Robin Wynn was kind enough to send me a copy of her album, Oblivion a few weeks ago and I’m just now finding the opportunity to post about her.
Wynn, a native Virginian who has been singing since her early childhood, eventually learned how to play guitar and took a brave stab at performing during an open-mic night. That performance opened Wynn up to her first taste of singing her own songs in front of a live audience. It also allowed her to meet her future producer and band member, Mark Goldstein.
In the few years that followed, the result of Wynn and Goldstein’s collaborations led to Oblivion, Wynn’s first album on One True Vibe Records, a label Wynn founded.
Debut albums generally tend to be a bit uneven, as some artists are never sure where their musical focus is. But with Oblivion, Wynn serves up a mixture of rock-laden cuts and softer ballads that make for a remarkable debut.
While there is the occasional track that seems to fall a bit languid to the ear, there are definitely some stand-outs that the album can boast. ‘Bait,’ for example, the album’s opener, immediately starts with a steady percussion and Wynn’s clear honey-lined voice. A true rock song.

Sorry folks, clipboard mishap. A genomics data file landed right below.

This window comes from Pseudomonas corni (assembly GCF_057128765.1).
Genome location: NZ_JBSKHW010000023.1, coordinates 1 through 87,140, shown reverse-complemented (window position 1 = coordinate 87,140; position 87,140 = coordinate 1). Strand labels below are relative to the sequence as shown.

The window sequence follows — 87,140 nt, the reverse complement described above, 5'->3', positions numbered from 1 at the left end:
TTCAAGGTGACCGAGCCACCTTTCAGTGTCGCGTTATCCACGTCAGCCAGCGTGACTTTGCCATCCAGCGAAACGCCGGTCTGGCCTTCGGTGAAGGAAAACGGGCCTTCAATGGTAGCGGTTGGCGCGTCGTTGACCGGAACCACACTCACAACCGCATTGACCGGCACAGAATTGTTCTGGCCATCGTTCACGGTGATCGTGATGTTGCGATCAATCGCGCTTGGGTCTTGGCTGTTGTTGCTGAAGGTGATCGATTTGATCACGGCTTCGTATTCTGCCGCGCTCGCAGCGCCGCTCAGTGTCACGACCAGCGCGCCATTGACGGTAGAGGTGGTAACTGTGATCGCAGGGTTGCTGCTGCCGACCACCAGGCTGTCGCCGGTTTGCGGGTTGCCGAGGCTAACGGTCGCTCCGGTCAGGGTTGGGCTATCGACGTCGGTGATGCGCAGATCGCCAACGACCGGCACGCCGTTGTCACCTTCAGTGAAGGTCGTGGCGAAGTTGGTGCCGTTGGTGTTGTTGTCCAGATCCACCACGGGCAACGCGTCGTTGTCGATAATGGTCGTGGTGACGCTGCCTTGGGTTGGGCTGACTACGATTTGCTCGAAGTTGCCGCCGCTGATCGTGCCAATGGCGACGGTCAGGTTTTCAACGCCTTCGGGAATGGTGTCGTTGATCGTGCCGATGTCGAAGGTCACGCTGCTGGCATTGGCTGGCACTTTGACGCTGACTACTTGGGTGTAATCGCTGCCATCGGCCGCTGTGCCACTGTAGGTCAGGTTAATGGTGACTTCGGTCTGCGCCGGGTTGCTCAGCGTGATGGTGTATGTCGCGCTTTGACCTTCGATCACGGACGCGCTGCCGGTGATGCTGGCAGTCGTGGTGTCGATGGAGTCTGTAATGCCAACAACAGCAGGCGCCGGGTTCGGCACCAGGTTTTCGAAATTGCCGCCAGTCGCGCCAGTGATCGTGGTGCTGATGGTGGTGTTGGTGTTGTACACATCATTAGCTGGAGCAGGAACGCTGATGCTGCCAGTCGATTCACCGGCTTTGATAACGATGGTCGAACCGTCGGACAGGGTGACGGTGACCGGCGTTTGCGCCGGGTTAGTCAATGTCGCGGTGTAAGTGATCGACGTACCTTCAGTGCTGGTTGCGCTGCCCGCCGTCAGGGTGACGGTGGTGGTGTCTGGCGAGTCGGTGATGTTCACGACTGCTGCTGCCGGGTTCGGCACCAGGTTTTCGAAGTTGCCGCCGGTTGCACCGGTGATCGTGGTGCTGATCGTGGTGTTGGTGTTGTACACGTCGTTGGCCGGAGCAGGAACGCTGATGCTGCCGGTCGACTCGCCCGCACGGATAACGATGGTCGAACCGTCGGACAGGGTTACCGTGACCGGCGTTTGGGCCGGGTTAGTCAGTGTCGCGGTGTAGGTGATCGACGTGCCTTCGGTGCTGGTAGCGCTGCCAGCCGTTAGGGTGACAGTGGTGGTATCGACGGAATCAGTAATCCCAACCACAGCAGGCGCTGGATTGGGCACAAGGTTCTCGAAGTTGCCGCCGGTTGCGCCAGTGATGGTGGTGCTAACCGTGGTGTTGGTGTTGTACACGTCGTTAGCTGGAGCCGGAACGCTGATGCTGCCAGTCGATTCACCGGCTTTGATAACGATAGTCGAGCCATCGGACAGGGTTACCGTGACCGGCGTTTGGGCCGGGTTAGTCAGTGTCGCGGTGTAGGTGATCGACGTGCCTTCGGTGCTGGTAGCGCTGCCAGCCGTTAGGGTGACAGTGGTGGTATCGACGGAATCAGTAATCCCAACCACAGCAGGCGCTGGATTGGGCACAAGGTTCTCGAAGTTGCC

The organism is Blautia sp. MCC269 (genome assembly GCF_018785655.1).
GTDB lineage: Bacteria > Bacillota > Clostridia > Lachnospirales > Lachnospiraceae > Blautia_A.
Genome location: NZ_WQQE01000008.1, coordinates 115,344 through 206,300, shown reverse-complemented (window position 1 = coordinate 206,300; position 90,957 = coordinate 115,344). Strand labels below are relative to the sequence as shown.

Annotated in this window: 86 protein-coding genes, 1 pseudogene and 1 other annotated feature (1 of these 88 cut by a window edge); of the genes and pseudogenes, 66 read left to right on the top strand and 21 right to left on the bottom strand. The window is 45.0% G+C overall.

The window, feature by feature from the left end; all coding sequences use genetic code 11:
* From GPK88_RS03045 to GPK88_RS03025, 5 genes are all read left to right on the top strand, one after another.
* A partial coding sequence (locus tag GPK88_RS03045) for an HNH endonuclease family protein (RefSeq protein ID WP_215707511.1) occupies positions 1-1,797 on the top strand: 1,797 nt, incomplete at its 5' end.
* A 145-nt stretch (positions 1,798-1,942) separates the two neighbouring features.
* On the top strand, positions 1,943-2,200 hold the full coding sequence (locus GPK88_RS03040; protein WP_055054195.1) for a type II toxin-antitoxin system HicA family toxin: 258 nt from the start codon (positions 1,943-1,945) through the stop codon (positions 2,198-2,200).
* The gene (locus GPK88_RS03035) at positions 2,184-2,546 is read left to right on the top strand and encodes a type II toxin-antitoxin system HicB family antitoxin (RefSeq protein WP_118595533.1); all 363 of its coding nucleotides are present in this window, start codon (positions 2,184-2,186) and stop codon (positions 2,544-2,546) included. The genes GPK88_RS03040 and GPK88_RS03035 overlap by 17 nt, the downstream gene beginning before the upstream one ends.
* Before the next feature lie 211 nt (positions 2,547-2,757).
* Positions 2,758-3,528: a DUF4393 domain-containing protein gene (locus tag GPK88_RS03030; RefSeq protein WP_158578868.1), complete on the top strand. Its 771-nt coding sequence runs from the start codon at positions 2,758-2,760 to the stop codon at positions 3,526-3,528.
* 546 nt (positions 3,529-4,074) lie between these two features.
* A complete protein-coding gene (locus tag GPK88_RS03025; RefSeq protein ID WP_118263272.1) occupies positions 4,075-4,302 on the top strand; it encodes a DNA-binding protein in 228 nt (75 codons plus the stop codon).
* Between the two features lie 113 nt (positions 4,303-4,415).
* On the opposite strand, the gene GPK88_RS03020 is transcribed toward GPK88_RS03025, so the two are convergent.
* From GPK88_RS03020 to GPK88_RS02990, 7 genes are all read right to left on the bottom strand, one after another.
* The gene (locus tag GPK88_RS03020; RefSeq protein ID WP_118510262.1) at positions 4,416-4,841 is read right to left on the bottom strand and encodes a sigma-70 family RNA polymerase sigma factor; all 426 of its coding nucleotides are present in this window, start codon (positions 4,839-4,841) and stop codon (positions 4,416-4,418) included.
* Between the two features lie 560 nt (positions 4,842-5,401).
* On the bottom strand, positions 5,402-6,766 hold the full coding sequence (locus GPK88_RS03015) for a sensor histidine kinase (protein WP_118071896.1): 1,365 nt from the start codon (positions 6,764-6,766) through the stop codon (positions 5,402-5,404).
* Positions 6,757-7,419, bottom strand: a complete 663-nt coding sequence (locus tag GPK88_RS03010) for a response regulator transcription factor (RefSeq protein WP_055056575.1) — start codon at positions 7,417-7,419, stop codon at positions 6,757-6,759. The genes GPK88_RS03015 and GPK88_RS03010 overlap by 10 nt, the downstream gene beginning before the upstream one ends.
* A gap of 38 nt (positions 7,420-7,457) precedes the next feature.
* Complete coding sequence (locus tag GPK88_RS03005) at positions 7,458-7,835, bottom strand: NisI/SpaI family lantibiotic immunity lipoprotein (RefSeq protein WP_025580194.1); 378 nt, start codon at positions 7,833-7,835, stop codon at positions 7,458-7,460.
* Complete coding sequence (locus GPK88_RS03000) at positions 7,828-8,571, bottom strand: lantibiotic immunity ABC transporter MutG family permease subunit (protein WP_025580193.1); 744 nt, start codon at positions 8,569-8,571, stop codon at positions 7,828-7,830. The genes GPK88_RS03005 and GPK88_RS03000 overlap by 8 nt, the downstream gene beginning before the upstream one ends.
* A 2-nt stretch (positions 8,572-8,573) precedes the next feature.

On the title song, Wynn rocks out with the band and delivers a track that is sure to win listeners with its classic rock formula. The use of harmonica also adds a nice touch.
‘Pyre’ and ‘New World’ serve as two of the album’s softer songs. Wynn actually wrote the former while inspired to Paul McCartney‘s ‘Let It Be,’ as both songs deal with a sort of surrender. Delivered with soft guitar strumming and weeping strings, this is easily my favorite song from the album. The lovely ‘New World’ closes the album and is themed on starting things anew with its chorus: “Let’s get the hell outta here / And we’ll take no baggage with us, baby / And we’ll leave nothing for them to find us / Say good luck to those we left behind us.”
Robin Wynn’s Oblivion was released in September of 2004 and is currently available through CDBaby and she can regularly be found performing in the Virginia area.